Levels of recorded crime have fallen sharply during the Covid-19 pandemic, according to the Central Statistics Office (CSO).
The latest figures show that the number of offences dropped, with burglary falling 45 per cent, theft falling 30 per cent and robbery decreasing by 26 per cent.
The CSO published its latest Recorded Crime statistics, which covered the last year up to the end of March 2021.
There was also a decrease in the number of murders, which fell by 22 per cent, and assaults and related offences, which dropped by 13 per cent.
Criminal damage fell by 11 per cent and public order offences fell by 11.2 per cent.
However, the number of fraud incidents increased in the last year by more than 13 per cent compared with the previous year.
The number of incidents in categories of controlled drug offences increased by nine per cent and weapons and explosives offences rose by seven per cent.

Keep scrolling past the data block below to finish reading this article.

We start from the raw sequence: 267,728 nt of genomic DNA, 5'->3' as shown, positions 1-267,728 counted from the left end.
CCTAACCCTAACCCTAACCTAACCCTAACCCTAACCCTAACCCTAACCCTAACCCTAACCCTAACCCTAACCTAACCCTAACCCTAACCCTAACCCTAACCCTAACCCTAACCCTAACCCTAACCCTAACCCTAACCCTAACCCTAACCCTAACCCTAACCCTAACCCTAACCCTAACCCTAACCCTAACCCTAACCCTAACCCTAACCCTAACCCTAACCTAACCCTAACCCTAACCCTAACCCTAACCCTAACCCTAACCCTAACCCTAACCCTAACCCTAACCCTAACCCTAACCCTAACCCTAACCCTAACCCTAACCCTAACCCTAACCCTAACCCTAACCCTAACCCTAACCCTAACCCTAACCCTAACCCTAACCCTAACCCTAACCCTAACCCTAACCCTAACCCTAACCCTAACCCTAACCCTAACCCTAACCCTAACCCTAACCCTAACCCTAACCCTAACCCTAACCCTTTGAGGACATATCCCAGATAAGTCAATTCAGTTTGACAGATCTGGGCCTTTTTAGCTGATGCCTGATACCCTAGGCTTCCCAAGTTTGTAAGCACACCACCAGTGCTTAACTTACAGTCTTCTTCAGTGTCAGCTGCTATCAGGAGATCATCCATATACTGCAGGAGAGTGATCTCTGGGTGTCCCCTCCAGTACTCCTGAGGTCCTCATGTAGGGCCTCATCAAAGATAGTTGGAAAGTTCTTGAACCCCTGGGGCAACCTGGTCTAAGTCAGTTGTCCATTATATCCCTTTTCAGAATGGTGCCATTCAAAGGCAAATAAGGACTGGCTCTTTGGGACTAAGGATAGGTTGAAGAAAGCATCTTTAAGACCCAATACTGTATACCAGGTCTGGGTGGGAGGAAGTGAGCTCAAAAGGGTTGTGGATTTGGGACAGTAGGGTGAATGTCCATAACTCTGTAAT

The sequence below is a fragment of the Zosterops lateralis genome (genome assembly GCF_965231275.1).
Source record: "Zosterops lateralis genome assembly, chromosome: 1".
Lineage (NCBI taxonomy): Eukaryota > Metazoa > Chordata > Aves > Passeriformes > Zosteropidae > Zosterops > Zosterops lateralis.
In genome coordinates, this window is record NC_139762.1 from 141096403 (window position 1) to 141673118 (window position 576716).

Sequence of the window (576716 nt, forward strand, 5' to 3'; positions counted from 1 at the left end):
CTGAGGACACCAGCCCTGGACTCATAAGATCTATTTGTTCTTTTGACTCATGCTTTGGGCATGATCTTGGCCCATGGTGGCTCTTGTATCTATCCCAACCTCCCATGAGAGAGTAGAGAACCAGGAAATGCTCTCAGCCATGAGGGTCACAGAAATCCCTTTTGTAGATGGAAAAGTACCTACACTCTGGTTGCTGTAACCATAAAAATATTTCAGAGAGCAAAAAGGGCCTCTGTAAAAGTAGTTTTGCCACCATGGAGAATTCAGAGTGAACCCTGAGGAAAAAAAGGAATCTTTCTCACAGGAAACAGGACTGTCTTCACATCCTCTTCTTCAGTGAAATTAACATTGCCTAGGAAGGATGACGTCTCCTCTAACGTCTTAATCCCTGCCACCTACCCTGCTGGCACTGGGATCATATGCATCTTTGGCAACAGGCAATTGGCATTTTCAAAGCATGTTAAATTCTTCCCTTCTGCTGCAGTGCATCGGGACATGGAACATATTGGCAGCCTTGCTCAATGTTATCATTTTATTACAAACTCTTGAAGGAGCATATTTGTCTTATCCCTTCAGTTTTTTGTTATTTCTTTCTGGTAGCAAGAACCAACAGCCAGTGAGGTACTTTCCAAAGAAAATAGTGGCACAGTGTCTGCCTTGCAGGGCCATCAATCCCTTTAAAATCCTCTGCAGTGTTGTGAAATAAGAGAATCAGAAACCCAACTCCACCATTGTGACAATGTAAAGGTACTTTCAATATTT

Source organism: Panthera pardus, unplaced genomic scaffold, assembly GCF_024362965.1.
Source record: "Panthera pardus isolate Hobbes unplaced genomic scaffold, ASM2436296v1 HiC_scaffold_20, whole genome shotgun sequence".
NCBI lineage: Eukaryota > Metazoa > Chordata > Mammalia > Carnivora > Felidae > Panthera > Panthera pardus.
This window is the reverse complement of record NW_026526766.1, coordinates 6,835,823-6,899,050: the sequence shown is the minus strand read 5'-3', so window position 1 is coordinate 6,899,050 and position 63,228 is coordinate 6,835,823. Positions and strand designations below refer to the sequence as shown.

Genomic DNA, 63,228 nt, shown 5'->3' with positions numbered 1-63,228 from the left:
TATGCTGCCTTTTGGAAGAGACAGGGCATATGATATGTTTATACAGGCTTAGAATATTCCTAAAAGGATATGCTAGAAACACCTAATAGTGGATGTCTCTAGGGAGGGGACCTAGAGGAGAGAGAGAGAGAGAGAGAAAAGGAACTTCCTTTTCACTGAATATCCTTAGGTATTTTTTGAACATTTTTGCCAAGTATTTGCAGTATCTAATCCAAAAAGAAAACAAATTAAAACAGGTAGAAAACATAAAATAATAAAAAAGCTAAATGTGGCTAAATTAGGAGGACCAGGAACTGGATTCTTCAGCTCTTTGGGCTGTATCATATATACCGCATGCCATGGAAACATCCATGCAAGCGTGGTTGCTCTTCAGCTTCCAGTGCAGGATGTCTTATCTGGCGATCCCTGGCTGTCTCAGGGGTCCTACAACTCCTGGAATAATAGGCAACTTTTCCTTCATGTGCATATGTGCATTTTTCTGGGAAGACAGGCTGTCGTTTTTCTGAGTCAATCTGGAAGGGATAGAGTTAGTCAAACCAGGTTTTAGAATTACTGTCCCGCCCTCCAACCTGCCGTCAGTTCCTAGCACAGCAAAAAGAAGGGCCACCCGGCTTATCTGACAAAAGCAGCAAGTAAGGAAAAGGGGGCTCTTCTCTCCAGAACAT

There was also a total of 10,459 offences recorded for breaches of Covid-19 regulations during the first quarter of the year.
This is a marked increase on 1,090 such offences recorded during last year, which reflects the introduction of a new system of fixed payment notices or fines for breaches of Covid-19 regulations in December 2020.
The figure includes unpaid fines and other offences, but does not include fines which were paid.
— Central Statistics Office Ireland (@CSOIreland) June 17, 2021
The impact of the Covid-19 pandemic and associated lockdowns is further evident in the latest Recorded Crime statistics.
The number of criminal offences recorded by gardaí fell sharply in most crime categories.
Sexual offences dropped by just over three per cent compared with last year’s figures.
Kidnapping and related offences also dropped by 17 per cent, but the number of weapons and explosives offences increased by seven per cent.
Damage to property and to the environment dropped by 11 per cent, while gangland crime was also down.
Statistician Sam Scriven said: “The statistics released today compare levels of recorded crime in the year to March 2021 with the previous 12-month period and highlight the impact of Covid-19 restrictions one year into the pandemic.
“The offences are not included in the statistical tables in this publication due to difficulties aligning them with the existing statistical classification.”